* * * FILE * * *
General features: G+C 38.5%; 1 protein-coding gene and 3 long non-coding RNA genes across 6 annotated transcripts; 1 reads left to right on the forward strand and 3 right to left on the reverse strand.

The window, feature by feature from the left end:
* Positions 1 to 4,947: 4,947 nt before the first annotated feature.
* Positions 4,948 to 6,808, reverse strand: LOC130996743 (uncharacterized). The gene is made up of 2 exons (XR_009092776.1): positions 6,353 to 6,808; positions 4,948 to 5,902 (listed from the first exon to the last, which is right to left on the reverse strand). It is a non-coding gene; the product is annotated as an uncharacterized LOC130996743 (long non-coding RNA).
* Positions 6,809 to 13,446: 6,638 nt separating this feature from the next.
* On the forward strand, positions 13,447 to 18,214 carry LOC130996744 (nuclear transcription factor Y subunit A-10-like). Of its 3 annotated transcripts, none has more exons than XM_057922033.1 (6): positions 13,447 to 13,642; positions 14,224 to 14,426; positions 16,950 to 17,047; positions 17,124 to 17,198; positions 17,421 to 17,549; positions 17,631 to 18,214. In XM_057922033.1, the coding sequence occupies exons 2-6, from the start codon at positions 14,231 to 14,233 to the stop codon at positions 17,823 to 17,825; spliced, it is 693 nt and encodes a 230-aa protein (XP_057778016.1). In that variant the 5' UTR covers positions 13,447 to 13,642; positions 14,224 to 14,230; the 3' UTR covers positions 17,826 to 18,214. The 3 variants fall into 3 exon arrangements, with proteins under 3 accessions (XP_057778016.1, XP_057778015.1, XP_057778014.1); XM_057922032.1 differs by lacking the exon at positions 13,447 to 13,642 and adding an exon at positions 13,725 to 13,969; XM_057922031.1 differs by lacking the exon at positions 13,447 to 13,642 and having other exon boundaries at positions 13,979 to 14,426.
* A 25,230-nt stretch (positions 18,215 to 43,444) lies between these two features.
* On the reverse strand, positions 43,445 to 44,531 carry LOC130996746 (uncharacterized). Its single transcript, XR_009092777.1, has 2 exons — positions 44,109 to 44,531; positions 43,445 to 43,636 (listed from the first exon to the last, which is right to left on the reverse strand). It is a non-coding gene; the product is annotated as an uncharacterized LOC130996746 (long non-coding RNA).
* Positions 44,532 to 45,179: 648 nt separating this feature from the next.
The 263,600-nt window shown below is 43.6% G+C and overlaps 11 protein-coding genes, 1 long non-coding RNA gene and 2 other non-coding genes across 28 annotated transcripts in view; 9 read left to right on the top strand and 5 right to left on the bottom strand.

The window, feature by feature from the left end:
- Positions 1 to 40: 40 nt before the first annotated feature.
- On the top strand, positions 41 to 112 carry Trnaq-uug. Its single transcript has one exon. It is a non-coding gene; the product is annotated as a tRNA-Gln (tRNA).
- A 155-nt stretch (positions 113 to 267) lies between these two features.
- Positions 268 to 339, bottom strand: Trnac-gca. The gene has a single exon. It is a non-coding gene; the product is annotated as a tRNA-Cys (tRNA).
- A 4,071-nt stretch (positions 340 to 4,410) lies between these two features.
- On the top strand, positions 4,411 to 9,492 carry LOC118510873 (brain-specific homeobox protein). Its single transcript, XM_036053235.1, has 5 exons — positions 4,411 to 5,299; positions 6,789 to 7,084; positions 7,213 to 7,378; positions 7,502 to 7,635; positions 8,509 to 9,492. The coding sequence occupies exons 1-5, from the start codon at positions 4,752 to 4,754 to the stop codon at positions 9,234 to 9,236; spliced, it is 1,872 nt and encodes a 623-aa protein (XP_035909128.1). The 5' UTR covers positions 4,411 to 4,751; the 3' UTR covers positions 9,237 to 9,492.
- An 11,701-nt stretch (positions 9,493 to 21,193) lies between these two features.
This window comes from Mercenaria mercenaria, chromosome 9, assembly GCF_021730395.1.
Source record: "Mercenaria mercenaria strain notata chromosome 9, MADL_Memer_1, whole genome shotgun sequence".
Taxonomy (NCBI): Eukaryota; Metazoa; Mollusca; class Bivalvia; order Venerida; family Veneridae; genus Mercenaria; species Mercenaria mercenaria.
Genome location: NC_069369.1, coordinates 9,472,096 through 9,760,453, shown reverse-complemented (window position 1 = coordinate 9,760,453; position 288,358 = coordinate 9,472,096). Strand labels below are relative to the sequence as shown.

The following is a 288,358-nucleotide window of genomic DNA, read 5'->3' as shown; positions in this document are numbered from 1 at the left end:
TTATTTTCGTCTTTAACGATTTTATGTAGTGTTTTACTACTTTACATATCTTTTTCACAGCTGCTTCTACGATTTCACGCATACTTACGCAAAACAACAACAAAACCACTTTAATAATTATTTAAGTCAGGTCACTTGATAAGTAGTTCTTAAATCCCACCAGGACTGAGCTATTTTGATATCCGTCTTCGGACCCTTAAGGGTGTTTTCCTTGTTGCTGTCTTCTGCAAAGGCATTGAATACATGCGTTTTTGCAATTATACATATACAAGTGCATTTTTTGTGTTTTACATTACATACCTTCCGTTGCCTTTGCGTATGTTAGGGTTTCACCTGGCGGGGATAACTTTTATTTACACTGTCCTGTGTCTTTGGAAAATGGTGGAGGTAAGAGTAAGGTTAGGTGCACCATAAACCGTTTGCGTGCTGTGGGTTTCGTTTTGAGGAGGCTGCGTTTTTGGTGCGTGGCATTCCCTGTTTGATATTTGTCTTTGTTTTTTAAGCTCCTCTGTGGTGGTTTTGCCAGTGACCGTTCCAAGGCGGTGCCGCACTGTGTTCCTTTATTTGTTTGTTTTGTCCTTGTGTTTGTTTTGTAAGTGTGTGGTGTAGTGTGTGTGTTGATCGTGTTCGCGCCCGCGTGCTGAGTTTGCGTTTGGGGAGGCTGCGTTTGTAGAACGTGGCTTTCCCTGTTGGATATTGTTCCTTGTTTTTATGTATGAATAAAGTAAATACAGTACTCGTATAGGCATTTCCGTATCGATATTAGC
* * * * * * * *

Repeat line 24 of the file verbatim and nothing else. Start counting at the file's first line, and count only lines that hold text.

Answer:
TTATTTTCGTCTTTAACGATTTTATGTAGTGTTTTACTACTTTACATATCTTTTTCACAGCTGCTTCTACGATTTCACGCATACTTACGCAAAACAACAACAAAACCACTTTAATAATTATTTAAGTCAGGTCACTTGATAAGTAGTTCTTAAATCCCACCAGGACTGAGCTATTTTGATATCCGTCTTCGGACCCTTAAGGGTGTTTTCCTTGTTGCTGTCTTCTGCAAAGGCATTGAATACATGCGTTTTTGCAATTATACATATACAAGTGCATTTTTTGTGTTTTACATTACATACCTTCCGTTGCCTTTGCGTATGTTAGGGTTTCACCTGGCGGGGATAACTTTTATTTACACTGTCCTGTGTCTTTGGAAAATGGTGGAGGTAAGAGTAAGGTTAGGTGCACCATAAACCGTTTGCGTGCTGTGGGTTTCGTTTTGAGGAGGCTGCGTTTTTGGTGCGTGGCATTCCCTGTTTGATATTTGTCTTTGTTTTTTAAGCTCCTCTGTGGTGGTTTTGCCAGTGACCGTTCCAAGGCGGTGCCGCACTGTGTTCCTTTATTTGTTTGTTTTGTCCTTGTGTTTGTTTTGTAAGTGTGTGGTGTAGTGTGTGTGTTGATCGTGTTCGCGCCCGCGTGCTGAGTTTGCGTTTGGGGAGGCTGCGTTTGTAGAACGTGGCTTTCCCTGTTGGATATTGTTCCTTGTTTTTATGTATGAATAAAGTAAATACAGTACTCGTATAGGCATTTCCGTATCGATATTAGC